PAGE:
This is where the serendipity kicked in - her slated violin accompanist, Kum Akkarai Subhalakshmi (AS), stepped in to perform a solo concert, and a magnificent stepping did she do! Of course, AS is a very competent solo artiste in her own right, so this was not like a night watchman in test cricket coming in to protect more established batsman against the fading light towards the end of a day's play and going on to score a century (that btw is concept I have never quite understood - how is sending a batsman with known weaker technique in a potential minefield of a situation good strategy? But this is not the time and place for THAT discussion, so I will drop it here!)

She started of with swAti mahArAjA's grand aTa tALa varNam in kAmbhOjI (sarasIjanAbha), an straightway established her layA credentials, rendering the varNam in four speeds (I think the four speeds are as follows - Pallavi + Anupallavi + Muktayi Swarams first in 6 avartanas of 2 Kalai Ata, then 4 avartanas, then over 3 avaratanas and finally in 2 avartanas. NOT SURE - this is the only way I can make sense of it, as she has played only one cycle in each speed, so the next speed has to start in the standard eduppu. Could be completely off the mark here). The varNam was preceded by a short but evocative outline of the rAgA.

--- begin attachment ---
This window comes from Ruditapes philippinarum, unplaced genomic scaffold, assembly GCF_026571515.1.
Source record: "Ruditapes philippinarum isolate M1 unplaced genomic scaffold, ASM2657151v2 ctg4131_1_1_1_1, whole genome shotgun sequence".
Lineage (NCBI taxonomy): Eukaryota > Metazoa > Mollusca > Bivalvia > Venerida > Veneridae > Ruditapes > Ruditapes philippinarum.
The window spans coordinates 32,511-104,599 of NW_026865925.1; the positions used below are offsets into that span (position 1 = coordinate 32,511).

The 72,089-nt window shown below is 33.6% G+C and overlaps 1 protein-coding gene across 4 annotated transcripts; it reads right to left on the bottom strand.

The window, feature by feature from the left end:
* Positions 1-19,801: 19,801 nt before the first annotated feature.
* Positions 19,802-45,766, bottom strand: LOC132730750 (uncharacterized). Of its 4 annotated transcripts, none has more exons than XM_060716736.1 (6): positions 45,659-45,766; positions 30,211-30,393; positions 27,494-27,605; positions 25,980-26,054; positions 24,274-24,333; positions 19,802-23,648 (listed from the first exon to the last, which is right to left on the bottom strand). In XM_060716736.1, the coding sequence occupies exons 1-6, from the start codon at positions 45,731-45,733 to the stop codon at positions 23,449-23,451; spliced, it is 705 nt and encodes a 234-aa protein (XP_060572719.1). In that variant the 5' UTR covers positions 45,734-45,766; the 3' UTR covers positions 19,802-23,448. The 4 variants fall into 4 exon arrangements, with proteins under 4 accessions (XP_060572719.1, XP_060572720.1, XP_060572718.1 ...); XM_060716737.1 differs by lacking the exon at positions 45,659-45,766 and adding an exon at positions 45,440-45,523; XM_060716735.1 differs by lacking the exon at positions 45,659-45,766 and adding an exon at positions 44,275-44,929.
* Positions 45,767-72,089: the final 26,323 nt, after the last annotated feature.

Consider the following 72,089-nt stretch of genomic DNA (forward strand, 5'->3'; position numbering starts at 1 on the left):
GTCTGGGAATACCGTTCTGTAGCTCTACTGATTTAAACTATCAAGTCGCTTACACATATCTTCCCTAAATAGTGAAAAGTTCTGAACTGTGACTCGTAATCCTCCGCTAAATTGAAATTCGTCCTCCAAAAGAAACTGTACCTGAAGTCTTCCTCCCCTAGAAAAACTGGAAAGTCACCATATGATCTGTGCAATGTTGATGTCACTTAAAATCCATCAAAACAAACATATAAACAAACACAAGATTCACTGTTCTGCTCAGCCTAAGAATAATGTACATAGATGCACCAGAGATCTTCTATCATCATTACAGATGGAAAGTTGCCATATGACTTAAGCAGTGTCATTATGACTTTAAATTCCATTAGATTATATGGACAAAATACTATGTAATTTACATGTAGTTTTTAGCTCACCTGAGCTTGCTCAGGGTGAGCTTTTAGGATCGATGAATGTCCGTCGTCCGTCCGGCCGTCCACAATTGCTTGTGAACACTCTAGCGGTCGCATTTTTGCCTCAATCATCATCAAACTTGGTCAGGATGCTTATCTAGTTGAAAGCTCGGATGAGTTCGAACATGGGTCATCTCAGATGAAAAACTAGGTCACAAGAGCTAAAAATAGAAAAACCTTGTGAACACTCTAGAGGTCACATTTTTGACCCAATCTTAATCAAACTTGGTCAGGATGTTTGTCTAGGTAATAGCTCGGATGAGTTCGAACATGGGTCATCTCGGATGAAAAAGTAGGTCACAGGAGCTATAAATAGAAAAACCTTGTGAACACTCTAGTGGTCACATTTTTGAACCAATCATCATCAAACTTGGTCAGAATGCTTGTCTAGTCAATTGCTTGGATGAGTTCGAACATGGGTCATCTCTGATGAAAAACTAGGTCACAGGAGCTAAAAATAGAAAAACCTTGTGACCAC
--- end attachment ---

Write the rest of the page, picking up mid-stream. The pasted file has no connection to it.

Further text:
Next up was svAminAtha paripAlayA in nATa. Only recently, I was discussing the vivAdi nature of nATa with a group on friends and we were debating if the rAgA is really representative of a vivAdi set, unlike say chalanATa. However, AS's opening bars demonstrated the musical tension between the ShadShrutI riShabha and the antara gAndhAra beautifully, neatly establishing its vivAdi nature. A brisk round of kalapanA swarAs were rendered for the pallavI.